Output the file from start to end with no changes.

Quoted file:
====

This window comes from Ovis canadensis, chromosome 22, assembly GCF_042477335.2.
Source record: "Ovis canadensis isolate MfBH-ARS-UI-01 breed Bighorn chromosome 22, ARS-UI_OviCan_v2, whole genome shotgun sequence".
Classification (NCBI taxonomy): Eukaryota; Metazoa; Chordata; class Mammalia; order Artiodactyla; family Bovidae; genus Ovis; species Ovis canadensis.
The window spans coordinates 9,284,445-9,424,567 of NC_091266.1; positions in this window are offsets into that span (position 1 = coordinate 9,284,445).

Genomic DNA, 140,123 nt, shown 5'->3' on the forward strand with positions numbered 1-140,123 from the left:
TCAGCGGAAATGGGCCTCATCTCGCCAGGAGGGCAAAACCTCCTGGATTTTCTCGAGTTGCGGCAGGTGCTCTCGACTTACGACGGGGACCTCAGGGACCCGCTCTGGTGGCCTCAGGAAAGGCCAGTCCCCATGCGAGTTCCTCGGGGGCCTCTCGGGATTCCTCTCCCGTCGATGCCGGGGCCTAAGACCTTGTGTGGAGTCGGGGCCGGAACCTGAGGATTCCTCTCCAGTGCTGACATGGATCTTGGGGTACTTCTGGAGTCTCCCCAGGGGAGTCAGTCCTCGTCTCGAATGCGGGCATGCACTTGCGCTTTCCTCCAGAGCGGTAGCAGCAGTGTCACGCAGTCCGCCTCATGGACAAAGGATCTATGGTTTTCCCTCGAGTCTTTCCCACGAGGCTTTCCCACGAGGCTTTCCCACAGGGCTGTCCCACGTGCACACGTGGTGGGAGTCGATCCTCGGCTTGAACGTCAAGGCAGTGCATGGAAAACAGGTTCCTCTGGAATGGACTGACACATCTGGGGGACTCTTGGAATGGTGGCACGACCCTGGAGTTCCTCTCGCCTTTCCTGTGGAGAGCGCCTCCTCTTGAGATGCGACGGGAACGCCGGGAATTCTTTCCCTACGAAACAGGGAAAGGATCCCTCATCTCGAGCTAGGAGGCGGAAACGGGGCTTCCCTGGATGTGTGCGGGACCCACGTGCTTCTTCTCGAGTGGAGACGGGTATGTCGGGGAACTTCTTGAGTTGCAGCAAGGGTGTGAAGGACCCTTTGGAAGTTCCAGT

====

This window comes from Ovis canadensis, chromosome 22, assembly GCF_042477335.2.
Source record: "Ovis canadensis isolate MfBH-ARS-UI-01 breed Bighorn chromosome 22, ARS-UI_OviCan_v2, whole genome shotgun sequence".
Classification (NCBI taxonomy): Eukaryota; Metazoa; Chordata; class Mammalia; order Artiodactyla; family Bovidae; genus Ovis; species Ovis canadensis.
The window spans coordinates 9,284,445-9,424,567 of NC_091266.1; positions in this window are offsets into that span (position 1 = coordinate 9,284,445).

Genomic DNA, 140,123 nt, shown 5'->3' on the forward strand with positions numbered 1-140,123 from the left:
TCAGCGGAAATGGGCCTCATCTCGCCAGGAGGGCAAAACCTCCTGGATTTTCTCGAGTTGCGGCAGGTGCTCTCGACTTACGACGGGGACCTCAGGGACCCGCTCTGGTGGCCTCAGGAAAGGCCAGTCCCCATGCGAGTTCCTCGGGGGCCTCTCGGGATTCCTCTCCCGTCGATGCCGGGGCCTAAGACCTTGTGTGGAGTCGGGGCCGGAACCTGAGGATTCCTCTCCAGTGCTGACATGGATCTTGGGGTACTTCTGGAGTCTCCCCAGGGGAGTCAGTCCTCGTCTCGAATGCGGGCATGCACTTGCGCTTTCCTCCAGAGCGGTAGCAGCAGTGTCACGCAGTCCGCCTCATGGACAAAGGATCTATGGTTTTCCCTCGAGTCTTTCCCACGAGGCTTTCCCACGAGGCTTTCCCACAGGGCTGTCCCACGTGCACACGTGGTGGGAGTCGATCCTCGGCTTGAACGTCAAGGCAGTGCATGGAAAACAGGTTCCTCTGGAATGGACTGACACATCTGGGGGACTCTTGGAATGGTGGCACGACCCTGGAGTTCCTCTCGCCTTTCCTGTGGAGAGCGCCTCCTCTTGAGATGCGACGGGAACGCCGGGAATTCTTTCCCTACGAAACAGGGAAAGGATCCCTCATCTCGAGCTAGGAGGCGGAAACGGGGCTTCCCTGGATGTGTGCGGGACCCACGTGCTTCTTCTCGAGTGGAGACGGGTATGTCGGGGAACTTCTTGAGTTGCAGCAAGGGTGTGAAGGACCCTTTGGAAGTTCCAGT